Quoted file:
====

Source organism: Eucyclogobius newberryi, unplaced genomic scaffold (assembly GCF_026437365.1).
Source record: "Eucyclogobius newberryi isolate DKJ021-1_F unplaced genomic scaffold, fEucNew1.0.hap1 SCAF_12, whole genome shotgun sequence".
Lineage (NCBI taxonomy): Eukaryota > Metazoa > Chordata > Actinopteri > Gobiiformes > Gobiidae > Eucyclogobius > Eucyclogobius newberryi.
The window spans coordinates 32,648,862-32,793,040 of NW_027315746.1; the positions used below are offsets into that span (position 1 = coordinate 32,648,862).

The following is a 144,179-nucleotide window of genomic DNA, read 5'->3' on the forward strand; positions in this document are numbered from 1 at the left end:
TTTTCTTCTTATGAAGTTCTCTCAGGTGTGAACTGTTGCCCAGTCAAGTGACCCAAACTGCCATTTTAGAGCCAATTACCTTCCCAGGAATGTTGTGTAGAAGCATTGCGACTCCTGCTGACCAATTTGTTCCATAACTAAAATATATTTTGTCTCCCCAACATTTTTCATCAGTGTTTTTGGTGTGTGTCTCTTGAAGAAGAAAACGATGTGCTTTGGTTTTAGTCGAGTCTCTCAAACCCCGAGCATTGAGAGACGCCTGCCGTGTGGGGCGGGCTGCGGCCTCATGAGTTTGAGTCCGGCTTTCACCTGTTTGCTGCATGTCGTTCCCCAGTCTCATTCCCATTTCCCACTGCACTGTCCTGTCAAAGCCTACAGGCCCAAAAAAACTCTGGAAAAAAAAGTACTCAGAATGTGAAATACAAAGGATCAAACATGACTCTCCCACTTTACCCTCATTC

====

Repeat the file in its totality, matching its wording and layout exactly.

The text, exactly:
Source organism: Eucyclogobius newberryi, unplaced genomic scaffold (assembly GCF_026437365.1).
Source record: "Eucyclogobius newberryi isolate DKJ021-1_F unplaced genomic scaffold, fEucNew1.0.hap1 SCAF_12, whole genome shotgun sequence".
Lineage (NCBI taxonomy): Eukaryota > Metazoa > Chordata > Actinopteri > Gobiiformes > Gobiidae > Eucyclogobius > Eucyclogobius newberryi.
The window spans coordinates 32,648,862-32,793,040 of NW_027315746.1; the positions used below are offsets into that span (position 1 = coordinate 32,648,862).

The following is a 144,179-nucleotide window of genomic DNA, read 5'->3' on the forward strand; positions in this document are numbered from 1 at the left end:
TTTTCTTCTTATGAAGTTCTCTCAGGTGTGAACTGTTGCCCAGTCAAGTGACCCAAACTGCCATTTTAGAGCCAATTACCTTCCCAGGAATGTTGTGTAGAAGCATTGCGACTCCTGCTGACCAATTTGTTCCATAACTAAAATATATTTTGTCTCCCCAACATTTTTCATCAGTGTTTTTGGTGTGTGTCTCTTGAAGAAGAAAACGATGTGCTTTGGTTTTAGTCGAGTCTCTCAAACCCCGAGCATTGAGAGACGCCTGCCGTGTGGGGCGGGCTGCGGCCTCATGAGTTTGAGTCCGGCTTTCACCTGTTTGCTGCATGTCGTTCCCCAGTCTCATTCCCATTTCCCACTGCACTGTCCTGTCAAAGCCTACAGGCCCAAAAAAACTCTGGAAAAAAAAGTACTCAGAATGTGAAATACAAAGGATCAAACATGACTCTCCCACTTTACCCTCATTC